I strongly echo the committee’s view in section 4.1 that there is a lacuna in legislation regarding the protection of payments and entitlements to subcontractors and their workers. Any review of the Construction Contracts Act 2013 will show that new multifaceted legislation is necessary for the proper protection of subcontractors and their staff. The losses in outstanding payments sustained by as many as 400 subcontractors in the schools bundle 5 debacle may total at least €14 million with a profound negative impact on smaller companies, their workers and families.

The in section 4.6 of the committee's report for a contingency fund is crucial. The State should at least take this step to protect subcontractors and front-line workers and suppliers. Any future winning consortium should be obliged to set aside such a contingency fund. This echoes a similar proposal from the House of Commons investigation into any future PFIs in the UK.

I commend Senator Alice Mary Higgins, along with her colleagues in Civil Engagement, Senators Ruane, Dolan, Colette Kelleher and Black, for bringing forward the Public Authorities and Utility Undertakings (Contract Preparation and Award Criteria) Bill 2019. I was delighted to see it pass Second Stage in Seanad Éireann. It will give further effect to the European Parliament Directive 2014/24/EU and Directive 2014/25/EU. It provides for the use of social considerations and best price-quality ratio as criteria in awarding public contracts. It would be a positive step forward if the Government weighed in behind it when it comes to this House.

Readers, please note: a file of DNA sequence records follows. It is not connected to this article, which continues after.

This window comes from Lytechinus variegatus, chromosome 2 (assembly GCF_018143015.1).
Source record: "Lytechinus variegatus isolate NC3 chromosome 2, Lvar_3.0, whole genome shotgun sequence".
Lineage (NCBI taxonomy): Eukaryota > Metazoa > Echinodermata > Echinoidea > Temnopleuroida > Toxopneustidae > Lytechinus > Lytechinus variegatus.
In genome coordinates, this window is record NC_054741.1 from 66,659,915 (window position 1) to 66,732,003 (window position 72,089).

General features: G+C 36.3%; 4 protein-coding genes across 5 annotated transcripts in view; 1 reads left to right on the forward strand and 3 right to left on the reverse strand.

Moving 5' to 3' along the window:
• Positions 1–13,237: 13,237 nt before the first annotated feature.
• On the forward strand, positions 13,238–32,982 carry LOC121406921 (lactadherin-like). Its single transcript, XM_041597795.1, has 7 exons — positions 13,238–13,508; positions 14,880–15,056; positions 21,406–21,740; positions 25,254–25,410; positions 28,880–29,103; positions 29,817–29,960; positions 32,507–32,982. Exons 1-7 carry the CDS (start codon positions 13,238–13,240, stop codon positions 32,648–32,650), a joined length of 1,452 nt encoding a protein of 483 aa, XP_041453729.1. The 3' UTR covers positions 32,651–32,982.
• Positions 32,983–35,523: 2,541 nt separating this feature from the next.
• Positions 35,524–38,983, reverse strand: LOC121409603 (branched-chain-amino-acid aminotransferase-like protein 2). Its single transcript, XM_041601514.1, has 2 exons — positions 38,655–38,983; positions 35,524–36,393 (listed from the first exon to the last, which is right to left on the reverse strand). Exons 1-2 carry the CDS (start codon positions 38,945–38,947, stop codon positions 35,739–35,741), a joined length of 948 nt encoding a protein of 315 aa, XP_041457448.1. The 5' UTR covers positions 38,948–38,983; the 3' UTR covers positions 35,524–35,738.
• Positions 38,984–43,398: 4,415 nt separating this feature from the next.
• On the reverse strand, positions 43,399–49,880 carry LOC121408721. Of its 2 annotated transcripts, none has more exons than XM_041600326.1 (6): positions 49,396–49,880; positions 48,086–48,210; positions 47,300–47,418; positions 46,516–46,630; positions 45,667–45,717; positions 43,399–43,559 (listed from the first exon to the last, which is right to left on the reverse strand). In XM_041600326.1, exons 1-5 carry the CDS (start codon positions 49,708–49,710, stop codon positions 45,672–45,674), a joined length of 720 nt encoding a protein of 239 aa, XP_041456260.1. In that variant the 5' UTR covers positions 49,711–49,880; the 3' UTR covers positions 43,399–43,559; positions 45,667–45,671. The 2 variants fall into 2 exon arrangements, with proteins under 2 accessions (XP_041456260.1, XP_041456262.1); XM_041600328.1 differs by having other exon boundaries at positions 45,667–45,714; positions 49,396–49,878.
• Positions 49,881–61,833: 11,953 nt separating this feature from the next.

I commend Deputy McGuinness and my colleagues on the finance committee, as well as the staff who prepared this report. I hope it will start an important debate to which the Government will respond with necessary legislative changes.

I commend the Chairman and members of the finance committee, as well as the staff who supported them in producing this important report.

Unfortunately, PPPs play a significant role in the construction of health facilities. This is despite the fact that serious and grave concerns exist about them, some of which are outlined and highlighted in the report. There are a significant number of primary care centres around the State, built using the PPP model. I can always tell which ones were built this way because they are the ones with no GPs or staff. Last year, I tabled parliamentary questions on the number of primary care centres under construction. The reply was interesting. Of the 32 primary care centres then under construction, 13 were being built using PPPs.